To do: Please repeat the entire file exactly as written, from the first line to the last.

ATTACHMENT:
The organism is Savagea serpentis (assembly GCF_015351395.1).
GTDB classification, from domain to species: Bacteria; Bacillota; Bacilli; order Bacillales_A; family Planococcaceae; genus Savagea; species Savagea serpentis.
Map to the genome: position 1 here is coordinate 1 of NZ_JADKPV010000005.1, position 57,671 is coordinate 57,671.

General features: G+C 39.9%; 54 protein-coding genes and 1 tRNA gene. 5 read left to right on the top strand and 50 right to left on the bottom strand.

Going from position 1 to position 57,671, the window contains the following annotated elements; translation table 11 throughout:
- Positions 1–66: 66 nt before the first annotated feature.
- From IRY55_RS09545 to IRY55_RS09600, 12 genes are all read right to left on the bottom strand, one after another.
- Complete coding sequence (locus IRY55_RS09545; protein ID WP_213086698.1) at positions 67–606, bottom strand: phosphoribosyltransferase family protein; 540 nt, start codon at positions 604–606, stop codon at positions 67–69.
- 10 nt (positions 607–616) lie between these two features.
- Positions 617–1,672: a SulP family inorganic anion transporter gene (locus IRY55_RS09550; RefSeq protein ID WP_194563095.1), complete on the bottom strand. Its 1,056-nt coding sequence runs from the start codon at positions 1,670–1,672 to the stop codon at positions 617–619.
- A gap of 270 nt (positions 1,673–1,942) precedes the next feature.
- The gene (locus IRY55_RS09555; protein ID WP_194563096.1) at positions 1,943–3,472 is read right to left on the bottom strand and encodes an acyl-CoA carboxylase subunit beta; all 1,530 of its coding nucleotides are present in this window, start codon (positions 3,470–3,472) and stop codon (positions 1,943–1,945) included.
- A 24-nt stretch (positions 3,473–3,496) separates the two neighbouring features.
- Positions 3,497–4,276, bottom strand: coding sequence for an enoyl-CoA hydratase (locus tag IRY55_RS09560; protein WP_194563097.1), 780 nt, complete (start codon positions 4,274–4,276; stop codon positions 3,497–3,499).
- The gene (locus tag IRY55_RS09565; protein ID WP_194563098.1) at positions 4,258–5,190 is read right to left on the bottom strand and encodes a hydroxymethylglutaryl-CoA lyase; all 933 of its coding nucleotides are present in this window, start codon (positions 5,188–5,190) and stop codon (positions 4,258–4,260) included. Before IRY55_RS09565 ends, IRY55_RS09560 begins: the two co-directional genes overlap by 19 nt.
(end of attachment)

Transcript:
The organism is Savagea serpentis (assembly GCF_015351395.1).
GTDB classification, from domain to species: Bacteria; Bacillota; Bacilli; order Bacillales_A; family Planococcaceae; genus Savagea; species Savagea serpentis.
Map to the genome: position 1 here is coordinate 1 of NZ_JADKPV010000005.1, position 57,671 is coordinate 57,671.

General features: G+C 39.9%; 54 protein-coding genes and 1 tRNA gene. 5 read left to right on the top strand and 50 right to left on the bottom strand.

Going from position 1 to position 57,671, the window contains the following annotated elements; translation table 11 throughout:
- Positions 1–66: 66 nt before the first annotated feature.
- From IRY55_RS09545 to IRY55_RS09600, 12 genes are all read right to left on the bottom strand, one after another.
- Complete coding sequence (locus IRY55_RS09545; protein ID WP_213086698.1) at positions 67–606, bottom strand: phosphoribosyltransferase family protein; 540 nt, start codon at positions 604–606, stop codon at positions 67–69.
- 10 nt (positions 607–616) lie between these two features.
- Positions 617–1,672: a SulP family inorganic anion transporter gene (locus IRY55_RS09550; RefSeq protein ID WP_194563095.1), complete on the bottom strand. Its 1,056-nt coding sequence runs from the start codon at positions 1,670–1,672 to the stop codon at positions 617–619.
- A gap of 270 nt (positions 1,673–1,942) precedes the next feature.
- The gene (locus IRY55_RS09555; protein ID WP_194563096.1) at positions 1,943–3,472 is read right to left on the bottom strand and encodes an acyl-CoA carboxylase subunit beta; all 1,530 of its coding nucleotides are present in this window, start codon (positions 3,470–3,472) and stop codon (positions 1,943–1,945) included.
- A 24-nt stretch (positions 3,473–3,496) separates the two neighbouring features.
- Positions 3,497–4,276, bottom strand: coding sequence for an enoyl-CoA hydratase (locus tag IRY55_RS09560; protein WP_194563097.1), 780 nt, complete (start codon positions 4,274–4,276; stop codon positions 3,497–3,499).
- The gene (locus tag IRY55_RS09565; protein ID WP_194563098.1) at positions 4,258–5,190 is read right to left on the bottom strand and encodes a hydroxymethylglutaryl-CoA lyase; all 933 of its coding nucleotides are present in this window, start codon (positions 5,188–5,190) and stop codon (positions 4,258–4,260) included. Before IRY55_RS09565 ends, IRY55_RS09560 begins: the two co-directional genes overlap by 19 nt.